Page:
Heathrow Southern Rail (HSR) has spent £1M on developing its rail route into Heathrow, but still has no timeframe from the government as to when the scheme might be taken forward.
In March the government gave its backing for a southern rail route into Heathrow and called for alternate proposals. Despite this, it has yet to give any certainty as to when a decision on which scheme will be taken forward.
This has given rise to the concern that without a set timescale, the decision to go ahead with the scheme could be open ended deterring further investment.
“I absolutely understand the government’s challenge,” said Aecom strategic programmes director Russell Jackson. “If they go with the first scheme that comes along then there could be a backlash with people saying ’hang on a minute, someone else could have delivered that with more value, where’s your test?’ So there has to be a test.
“But as the private sector we worry about certainty, uncontrollable risks and timescale for return, so we just need a little bit of help to nail some of these issues down to give us more confidence to invest.”
The scheme will be seen by many as a test case for the Department for transport’s (DfT) new market led proposals (MLP) proposition.
One investor, unconnected to the HSR scheme said: “If they can’t make it work with this scheme then they won’t be able to make it work anywhere else on the network. The government cannot keep the private sector on tenterhooks for so long as it will lose confidence and go elsewhere.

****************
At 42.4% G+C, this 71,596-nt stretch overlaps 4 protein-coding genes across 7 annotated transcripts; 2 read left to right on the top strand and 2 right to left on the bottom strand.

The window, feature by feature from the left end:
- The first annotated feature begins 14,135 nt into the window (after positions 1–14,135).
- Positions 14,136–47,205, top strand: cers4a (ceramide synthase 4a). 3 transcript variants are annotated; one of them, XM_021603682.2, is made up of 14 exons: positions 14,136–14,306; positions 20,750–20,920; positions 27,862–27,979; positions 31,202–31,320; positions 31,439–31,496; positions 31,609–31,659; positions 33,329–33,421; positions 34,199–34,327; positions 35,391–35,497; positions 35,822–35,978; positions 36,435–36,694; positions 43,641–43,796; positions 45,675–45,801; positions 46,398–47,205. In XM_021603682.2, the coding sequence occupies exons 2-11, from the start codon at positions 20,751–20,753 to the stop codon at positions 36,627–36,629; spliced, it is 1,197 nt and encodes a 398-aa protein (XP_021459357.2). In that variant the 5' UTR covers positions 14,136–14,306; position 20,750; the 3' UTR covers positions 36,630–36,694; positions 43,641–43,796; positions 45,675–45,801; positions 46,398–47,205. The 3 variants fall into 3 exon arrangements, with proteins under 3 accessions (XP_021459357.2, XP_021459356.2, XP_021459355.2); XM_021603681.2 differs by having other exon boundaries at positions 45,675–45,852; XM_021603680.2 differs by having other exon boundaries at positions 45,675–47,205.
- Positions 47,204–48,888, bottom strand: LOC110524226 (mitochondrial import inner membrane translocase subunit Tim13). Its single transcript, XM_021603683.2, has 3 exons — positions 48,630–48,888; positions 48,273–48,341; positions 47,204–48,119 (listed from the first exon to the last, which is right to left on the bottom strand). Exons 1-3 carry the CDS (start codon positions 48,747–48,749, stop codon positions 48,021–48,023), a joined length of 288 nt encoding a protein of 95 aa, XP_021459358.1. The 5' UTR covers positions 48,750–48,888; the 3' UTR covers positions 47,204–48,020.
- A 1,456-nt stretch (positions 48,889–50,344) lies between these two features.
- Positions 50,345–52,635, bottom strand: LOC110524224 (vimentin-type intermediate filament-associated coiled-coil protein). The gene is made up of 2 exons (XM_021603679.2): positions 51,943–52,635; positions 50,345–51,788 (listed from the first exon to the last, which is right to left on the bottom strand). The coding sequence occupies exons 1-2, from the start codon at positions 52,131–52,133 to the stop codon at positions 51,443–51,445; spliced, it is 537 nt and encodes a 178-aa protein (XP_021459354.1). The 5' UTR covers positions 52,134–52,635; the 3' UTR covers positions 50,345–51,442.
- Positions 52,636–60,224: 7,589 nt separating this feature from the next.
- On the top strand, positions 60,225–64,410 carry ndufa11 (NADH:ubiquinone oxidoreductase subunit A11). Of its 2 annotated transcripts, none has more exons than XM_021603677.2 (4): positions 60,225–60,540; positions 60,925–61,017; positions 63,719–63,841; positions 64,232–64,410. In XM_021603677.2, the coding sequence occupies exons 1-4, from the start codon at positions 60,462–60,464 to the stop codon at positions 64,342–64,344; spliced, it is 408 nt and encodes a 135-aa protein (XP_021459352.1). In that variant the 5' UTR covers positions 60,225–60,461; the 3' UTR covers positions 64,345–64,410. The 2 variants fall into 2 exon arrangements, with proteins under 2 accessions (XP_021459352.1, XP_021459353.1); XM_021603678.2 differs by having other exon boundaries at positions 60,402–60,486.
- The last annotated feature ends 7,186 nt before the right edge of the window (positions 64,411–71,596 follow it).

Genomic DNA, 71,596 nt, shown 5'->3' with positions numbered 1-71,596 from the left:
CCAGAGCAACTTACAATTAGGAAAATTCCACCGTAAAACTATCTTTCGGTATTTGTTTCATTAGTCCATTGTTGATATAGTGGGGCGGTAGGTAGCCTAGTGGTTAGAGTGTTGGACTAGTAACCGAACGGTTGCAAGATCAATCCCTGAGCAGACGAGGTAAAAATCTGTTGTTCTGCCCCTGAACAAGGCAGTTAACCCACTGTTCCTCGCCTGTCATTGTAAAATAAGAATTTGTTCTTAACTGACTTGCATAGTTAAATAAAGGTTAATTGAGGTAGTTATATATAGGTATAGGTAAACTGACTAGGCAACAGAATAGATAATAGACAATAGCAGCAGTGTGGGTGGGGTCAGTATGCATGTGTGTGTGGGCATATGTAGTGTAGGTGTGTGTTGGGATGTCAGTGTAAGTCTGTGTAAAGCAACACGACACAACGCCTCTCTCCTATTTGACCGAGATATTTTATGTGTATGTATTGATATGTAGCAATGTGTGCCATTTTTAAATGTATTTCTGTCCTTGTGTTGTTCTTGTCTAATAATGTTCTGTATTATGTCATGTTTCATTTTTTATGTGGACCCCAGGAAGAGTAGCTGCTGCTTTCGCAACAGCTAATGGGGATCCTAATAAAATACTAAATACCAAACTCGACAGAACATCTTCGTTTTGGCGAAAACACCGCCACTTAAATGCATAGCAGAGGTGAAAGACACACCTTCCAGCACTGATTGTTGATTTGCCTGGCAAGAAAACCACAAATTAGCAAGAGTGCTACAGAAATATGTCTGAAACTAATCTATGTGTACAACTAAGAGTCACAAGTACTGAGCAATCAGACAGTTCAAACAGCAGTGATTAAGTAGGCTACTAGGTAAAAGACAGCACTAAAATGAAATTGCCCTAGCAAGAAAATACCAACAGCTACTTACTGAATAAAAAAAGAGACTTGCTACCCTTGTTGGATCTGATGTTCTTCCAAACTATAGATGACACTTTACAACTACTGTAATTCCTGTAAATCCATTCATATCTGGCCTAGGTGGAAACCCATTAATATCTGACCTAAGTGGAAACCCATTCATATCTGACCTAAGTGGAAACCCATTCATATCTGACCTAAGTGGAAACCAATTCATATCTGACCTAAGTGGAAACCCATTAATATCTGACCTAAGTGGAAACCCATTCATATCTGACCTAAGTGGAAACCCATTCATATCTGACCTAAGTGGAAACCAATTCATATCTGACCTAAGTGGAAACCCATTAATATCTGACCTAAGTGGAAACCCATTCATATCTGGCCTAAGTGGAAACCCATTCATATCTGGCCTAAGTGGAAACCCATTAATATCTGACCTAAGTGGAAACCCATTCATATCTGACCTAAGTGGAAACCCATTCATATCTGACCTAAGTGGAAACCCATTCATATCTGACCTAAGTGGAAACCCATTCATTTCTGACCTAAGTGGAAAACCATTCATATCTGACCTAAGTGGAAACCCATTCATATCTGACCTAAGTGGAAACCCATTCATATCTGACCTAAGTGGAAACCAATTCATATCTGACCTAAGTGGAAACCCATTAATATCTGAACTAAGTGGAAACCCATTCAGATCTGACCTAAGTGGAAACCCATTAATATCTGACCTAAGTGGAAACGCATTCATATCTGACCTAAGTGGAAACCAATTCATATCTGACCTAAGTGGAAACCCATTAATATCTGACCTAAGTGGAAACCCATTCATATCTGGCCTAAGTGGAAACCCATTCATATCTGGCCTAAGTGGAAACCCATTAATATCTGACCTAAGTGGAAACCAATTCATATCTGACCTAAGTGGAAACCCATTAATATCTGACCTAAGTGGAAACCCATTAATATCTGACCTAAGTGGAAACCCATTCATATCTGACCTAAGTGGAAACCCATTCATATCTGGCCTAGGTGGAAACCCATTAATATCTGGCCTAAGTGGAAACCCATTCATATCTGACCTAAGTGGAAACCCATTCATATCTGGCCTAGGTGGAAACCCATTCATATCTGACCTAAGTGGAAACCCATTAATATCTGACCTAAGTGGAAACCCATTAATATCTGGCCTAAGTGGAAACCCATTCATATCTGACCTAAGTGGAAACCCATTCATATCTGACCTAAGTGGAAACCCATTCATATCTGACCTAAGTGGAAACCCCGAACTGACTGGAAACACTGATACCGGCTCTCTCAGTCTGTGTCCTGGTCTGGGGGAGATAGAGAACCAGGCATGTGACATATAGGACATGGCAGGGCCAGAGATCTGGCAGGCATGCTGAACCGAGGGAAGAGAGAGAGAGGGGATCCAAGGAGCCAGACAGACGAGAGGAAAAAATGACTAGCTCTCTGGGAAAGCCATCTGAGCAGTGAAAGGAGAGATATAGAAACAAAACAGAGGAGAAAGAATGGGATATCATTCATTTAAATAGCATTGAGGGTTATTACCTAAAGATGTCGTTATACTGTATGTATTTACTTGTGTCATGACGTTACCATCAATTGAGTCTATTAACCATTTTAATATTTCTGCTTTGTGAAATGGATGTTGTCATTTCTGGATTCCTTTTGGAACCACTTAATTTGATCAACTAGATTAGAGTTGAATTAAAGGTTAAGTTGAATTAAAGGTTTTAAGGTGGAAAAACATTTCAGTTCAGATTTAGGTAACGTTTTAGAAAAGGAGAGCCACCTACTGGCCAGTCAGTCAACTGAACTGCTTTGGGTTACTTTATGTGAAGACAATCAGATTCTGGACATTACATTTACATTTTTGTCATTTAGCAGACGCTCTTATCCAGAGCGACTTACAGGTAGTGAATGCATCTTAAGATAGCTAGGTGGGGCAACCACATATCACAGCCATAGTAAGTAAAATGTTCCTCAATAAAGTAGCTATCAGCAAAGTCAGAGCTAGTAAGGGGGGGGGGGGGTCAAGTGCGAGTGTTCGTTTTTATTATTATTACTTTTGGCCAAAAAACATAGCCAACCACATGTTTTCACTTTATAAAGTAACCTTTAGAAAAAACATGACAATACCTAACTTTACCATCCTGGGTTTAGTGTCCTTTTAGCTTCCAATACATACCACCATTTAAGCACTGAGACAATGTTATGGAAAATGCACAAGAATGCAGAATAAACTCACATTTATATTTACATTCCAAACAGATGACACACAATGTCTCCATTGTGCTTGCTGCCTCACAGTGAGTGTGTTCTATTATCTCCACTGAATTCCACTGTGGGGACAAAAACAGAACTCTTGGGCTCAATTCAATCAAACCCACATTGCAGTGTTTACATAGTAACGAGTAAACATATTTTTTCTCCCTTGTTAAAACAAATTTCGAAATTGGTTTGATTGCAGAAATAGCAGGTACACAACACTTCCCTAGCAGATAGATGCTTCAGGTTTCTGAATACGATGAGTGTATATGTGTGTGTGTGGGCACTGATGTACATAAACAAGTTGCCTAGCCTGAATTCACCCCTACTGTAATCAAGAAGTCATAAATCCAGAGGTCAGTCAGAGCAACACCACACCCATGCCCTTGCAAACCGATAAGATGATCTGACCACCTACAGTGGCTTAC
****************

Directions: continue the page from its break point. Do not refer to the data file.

“We are following this process carefully to see if we want to invest our time and money putting forward our MLP proposals.”
On the southern route into Heathrow, there are currently thought to be around four schemes which have been proposed, however the HSR bid is the only one to have been made public.
Heathrow Airport its chief executive John Holland-Kaye told New Civil Engineer that the Heathrow Southern Rail bid was the most developed of the schemes to be submitted thus far.
The 14km long stretch of railway linking Heathrow to Chertsey would be delivered entirely using private sector investment. However, it requires government backing to guarantee its use of part of the existing rail network.
“Even schemes as urgently needed as this one take time to deliver and we don’t want to see a southern rail link take as long to reach maturity as has already been the case with the western route,” said Heathrow Southern Rail chief executive Graham Cross. “We need the process to be as compressed as possible with the DfT [Department for Transport] not slackening in its pace when choosing the best scheme.”
Strategy consultant Nichols is currently managing the market sounding exercise and is expected to report back to would be schemes in the Autumn.